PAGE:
My dad is a retired Boatswain’s Mate in the U.S. Navy. He has right side hemiplegia, which is a paralysis of the right side of his body, expressive aphasia, and PTSD along with other injuries. His “physical therapy”, of sorts, are sports like archery (which is his favorite), recumbent, bowling, and shotput. This is him doing archery in the Wounded Warrior Pre-Game Pacific Trials this November.
What I will never be able to get over is how he can do so much with all that has affected him. I don’t know when, but while he was deployed to the Philippines, he fell off a five-ton, and hit his head really hard. That caused a stroke while aboard the USS Tortuga in 2007, I guess a few years after he fell, when we were stationed in La Maddalena, Italy. He was sent to Balboa Hospital in San Diego, CA, in 2007 while My family and I went back to Japan, because they thought they could help my dad with what he needed and then send him back to finish his work in Japan. But he wasn’t able to, he got worse.
For a year and a half, my brothers and I hadn’t seen our dad, phone calls and pictures were our only way of contact. Then, in the middle of 2008, we moved to San Diego. It was a huge culture shock because that was my first time in my life that I was stateside for good. I was overseas for 15 years, with only one memory of vacationing in the states. But anyways, we were stateside, finally with my dad. At first, things were alright, he had a limp so he needed a cane, but that was about it. But as the years went on, things got progressively worse, and he soon had to retire. In September 2010, my dad medically retired from the U.S. Navy after 20 years of service. And at that same time, we moved to my dad’s “permanent duty station” in San Antonio, Texas.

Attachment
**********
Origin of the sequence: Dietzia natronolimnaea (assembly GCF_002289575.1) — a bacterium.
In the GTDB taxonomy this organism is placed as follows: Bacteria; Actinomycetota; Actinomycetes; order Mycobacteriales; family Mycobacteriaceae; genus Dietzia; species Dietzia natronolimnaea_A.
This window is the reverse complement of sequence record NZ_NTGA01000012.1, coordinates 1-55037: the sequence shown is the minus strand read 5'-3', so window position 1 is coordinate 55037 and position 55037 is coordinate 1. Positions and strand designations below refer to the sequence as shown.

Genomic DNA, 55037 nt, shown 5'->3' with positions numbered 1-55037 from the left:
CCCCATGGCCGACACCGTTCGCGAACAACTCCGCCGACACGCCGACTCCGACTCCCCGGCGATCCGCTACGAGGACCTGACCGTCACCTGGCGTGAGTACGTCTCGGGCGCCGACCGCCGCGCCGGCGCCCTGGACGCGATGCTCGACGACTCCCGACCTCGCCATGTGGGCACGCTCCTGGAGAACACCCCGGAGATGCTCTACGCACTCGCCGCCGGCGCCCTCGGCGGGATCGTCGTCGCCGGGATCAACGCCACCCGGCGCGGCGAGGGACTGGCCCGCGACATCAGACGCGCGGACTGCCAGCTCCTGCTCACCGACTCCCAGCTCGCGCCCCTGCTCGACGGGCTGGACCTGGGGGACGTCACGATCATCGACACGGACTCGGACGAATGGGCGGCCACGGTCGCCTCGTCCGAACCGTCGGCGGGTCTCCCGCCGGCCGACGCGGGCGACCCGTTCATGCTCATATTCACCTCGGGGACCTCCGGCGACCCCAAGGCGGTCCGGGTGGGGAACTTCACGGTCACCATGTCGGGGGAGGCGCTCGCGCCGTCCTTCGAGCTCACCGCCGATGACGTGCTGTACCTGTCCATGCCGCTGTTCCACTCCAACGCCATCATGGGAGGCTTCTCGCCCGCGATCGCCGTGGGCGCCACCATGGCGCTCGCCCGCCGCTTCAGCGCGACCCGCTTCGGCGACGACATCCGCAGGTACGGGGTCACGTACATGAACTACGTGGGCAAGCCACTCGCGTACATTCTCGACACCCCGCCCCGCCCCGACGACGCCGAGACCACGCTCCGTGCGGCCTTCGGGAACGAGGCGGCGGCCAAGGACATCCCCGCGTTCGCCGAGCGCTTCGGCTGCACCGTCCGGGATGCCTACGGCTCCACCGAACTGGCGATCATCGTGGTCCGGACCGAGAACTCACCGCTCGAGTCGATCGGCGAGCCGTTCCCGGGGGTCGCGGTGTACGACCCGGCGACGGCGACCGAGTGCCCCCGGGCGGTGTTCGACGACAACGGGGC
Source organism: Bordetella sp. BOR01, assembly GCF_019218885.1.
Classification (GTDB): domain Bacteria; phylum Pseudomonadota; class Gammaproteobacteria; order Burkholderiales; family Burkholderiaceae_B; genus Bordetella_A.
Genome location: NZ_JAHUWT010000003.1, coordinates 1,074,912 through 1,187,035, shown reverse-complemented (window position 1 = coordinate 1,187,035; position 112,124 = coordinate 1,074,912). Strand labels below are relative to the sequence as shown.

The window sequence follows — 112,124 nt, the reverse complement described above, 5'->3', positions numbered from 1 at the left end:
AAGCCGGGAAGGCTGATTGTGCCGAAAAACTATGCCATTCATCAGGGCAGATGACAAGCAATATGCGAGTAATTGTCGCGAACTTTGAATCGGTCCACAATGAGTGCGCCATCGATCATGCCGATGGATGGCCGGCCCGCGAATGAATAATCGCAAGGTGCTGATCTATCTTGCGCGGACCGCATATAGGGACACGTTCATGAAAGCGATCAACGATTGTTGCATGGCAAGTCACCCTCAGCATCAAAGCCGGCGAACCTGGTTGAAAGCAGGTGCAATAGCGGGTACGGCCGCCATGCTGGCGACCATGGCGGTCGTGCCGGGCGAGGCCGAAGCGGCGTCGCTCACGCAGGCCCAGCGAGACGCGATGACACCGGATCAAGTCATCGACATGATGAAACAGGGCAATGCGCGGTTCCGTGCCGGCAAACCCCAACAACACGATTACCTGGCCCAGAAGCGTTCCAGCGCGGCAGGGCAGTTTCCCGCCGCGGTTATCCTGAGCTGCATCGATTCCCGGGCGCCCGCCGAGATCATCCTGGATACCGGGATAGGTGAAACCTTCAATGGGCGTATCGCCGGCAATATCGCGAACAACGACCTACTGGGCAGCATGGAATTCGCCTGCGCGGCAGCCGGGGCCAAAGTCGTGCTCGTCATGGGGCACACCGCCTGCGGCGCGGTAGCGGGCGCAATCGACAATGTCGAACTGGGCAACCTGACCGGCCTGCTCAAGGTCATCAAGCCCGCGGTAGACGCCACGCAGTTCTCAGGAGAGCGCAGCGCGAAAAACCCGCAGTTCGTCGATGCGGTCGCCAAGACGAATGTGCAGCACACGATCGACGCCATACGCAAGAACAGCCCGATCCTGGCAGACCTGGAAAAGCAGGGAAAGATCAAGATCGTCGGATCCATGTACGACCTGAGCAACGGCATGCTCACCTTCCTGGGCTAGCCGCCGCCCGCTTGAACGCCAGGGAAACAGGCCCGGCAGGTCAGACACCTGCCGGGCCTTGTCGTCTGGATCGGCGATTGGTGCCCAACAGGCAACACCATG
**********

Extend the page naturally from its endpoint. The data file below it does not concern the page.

It hard seeing my dad pretty much deteriorate before my eyes. Seizures, paralysis, infections and other things have affected him to the point where he pretty much has a hard time doing a lot of things he used to do himself. But the thing is, everyday, he’s still mentally strong, and is continuously supportive of me in my endeavors and of my family.
He is now in this program called the Wounded Warrior Program. Not many people have heard of it, which is kind of sad, because there are so many disabled/injured vets that could really benefit from this program. The Wounded Warriors, in conjunction with Navy Safe Harbor, have helped my dad to accommodate his injuries and put his hidden skills, like archery, to good, competitive, all-around fun use.
My dad has taught me so much, like what it means to serve, to give your life to your country, whether it be for selfish or altruistic reasons. My dad has inspired me to always stay strong, loyal, and true to myself and my country. And I can’t wait to follow in his footsteps.